Widespread ST segment depression in patient with unstable angina

    ST segment elevation

    Transient ST segment elevation in patients with chest pain is a feature of ischaemia and is usually seen in vasospastic (variant or Prinzmetal's) angina. A proportion of these patients, however, will have substantial proximal coronary artery stenosis. When ST segment elevation has occurred and resolved it may be followed by deep T wave inversion even in the absence of enzyme evidence of myocardial damage.


    Non-ischaemic ST segment changes: in patient taking digoxin (top) and in patient with left ventricular hypertrophy (bottom)

    In patients with previous Q wave myocardial infarction the hallmark of new ischaemia is often ST segment elevation. This is thought to be associated with a wall motion abnormality, or bulging of the infarcted segment. It rarely indicates reinfarction in the same territory. When an electrocardiogram shows persistent T wave inversion accompanying the changes of a previous acute myocardial infarction, ischaemia in the same territory may cause “normalisation” of the T waves (return to an upright position). Alternatively, further ischaemia may make the T wave inversion more pronounced.


    Normalisation of longstanding inverted T waves in patient with chest pain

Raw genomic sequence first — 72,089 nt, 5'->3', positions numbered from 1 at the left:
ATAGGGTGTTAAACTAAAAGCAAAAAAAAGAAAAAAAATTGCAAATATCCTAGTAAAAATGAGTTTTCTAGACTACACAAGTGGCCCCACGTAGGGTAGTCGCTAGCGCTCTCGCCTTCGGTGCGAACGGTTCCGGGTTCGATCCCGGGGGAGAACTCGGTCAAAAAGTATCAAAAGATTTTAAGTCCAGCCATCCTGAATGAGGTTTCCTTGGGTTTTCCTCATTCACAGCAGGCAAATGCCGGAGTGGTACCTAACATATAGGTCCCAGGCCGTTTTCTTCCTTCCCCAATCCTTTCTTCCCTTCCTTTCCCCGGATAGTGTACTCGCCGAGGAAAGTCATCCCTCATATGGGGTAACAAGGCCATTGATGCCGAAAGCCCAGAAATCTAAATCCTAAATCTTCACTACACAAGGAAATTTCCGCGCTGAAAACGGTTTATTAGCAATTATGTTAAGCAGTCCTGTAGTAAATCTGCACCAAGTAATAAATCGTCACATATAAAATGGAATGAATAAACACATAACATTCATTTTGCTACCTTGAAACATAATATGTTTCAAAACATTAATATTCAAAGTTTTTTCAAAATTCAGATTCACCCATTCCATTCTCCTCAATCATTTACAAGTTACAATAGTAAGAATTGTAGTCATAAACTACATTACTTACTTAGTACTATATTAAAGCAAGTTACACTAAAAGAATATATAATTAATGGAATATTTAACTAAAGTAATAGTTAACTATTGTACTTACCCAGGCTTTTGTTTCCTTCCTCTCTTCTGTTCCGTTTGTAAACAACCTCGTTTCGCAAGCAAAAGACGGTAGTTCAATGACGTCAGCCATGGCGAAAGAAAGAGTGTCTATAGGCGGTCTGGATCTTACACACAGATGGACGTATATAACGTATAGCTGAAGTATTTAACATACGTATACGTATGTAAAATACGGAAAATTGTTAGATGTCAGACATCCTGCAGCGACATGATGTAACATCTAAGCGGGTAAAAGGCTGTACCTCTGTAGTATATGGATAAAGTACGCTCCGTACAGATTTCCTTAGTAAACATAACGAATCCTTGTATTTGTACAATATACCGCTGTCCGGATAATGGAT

Reversible ST segment changes in patient with chest pain; the ST segment elevation returns to normal as the chest pain settles

    Arrhythmias associated with acute myocardial ischaemia or infarction

    Ventricular myocardial ischaemia may be arrhythmogenic, and extrasystoles are common. It used to be thought that frequent extrasystoles of multifocal origin, bigeminy, couplets, or extrasystoles that fell on the T wave (R on T) conferred a bad prognosis in the early hours of myocardial infarction and predicted the onset of ventricular fibrillation. Clinical trials have clearly shown, however, that their suppression by antiarrhythmic drugs had no effect on the frequency of subsequent ventricular fibrillation.

    Short runs of ventricular tachycardia are a bad prognostic sign and should probably be treated


    R on T, giving rise to ventricular fibrillation

    Ventricular fibrillation is the commonest unheralded fatal arrhythmia in the first 24 hours of acute myocardial infarction. The prognosis depends almost entirely on the patient's proximity to skilled medical help when the arrhythmia occurs. Cardiac arrest from ventricular fibrillation outside hospital is associated with a long term survival of about 10%, compared with an initial survival of 90% when cardiac arrest occurs after admission to a coronary care unit. Studies have shown that the key factor in prognosis is the speed with which electrical defibrillation is delivered.